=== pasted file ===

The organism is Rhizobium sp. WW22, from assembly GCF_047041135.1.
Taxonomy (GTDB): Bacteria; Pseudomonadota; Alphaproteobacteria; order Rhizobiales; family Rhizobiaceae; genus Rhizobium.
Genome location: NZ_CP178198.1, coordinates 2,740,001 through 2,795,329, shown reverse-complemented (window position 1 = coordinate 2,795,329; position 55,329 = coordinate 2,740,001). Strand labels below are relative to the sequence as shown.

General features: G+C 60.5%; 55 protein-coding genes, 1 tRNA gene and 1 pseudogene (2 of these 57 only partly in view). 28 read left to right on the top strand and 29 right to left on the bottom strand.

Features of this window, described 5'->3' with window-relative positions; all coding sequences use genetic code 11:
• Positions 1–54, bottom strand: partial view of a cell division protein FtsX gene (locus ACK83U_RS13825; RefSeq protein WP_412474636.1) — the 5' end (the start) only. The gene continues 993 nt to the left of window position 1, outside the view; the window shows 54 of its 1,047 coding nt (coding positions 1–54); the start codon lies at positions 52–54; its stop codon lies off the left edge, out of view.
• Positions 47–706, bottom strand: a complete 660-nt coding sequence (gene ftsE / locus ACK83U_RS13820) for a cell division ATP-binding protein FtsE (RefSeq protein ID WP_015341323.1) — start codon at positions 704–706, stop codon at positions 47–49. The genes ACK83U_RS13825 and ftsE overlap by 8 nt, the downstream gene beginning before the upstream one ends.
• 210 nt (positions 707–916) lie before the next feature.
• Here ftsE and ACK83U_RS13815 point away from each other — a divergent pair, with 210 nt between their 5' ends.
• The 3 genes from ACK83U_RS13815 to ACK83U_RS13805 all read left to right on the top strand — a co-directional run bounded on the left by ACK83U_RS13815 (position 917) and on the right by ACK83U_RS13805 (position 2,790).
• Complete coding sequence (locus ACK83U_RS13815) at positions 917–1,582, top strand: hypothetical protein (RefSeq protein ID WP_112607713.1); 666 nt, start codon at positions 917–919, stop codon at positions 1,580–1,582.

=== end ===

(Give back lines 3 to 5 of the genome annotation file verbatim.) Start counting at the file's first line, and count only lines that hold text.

Genome location: NZ_CP178198.1, coordinates 2,740,001 through 2,795,329, shown reverse-complemented (window position 1 = coordinate 2,795,329; position 55,329 = coordinate 2,740,001). Strand labels below are relative to the sequence as shown.

General features: G+C 60.5%; 55 protein-coding genes, 1 tRNA gene and 1 pseudogene (2 of these 57 only partly in view). 28 read left to right on the top strand and 29 right to left on the bottom strand.

Features of this window, described 5'->3' with window-relative positions; all coding sequences use genetic code 11: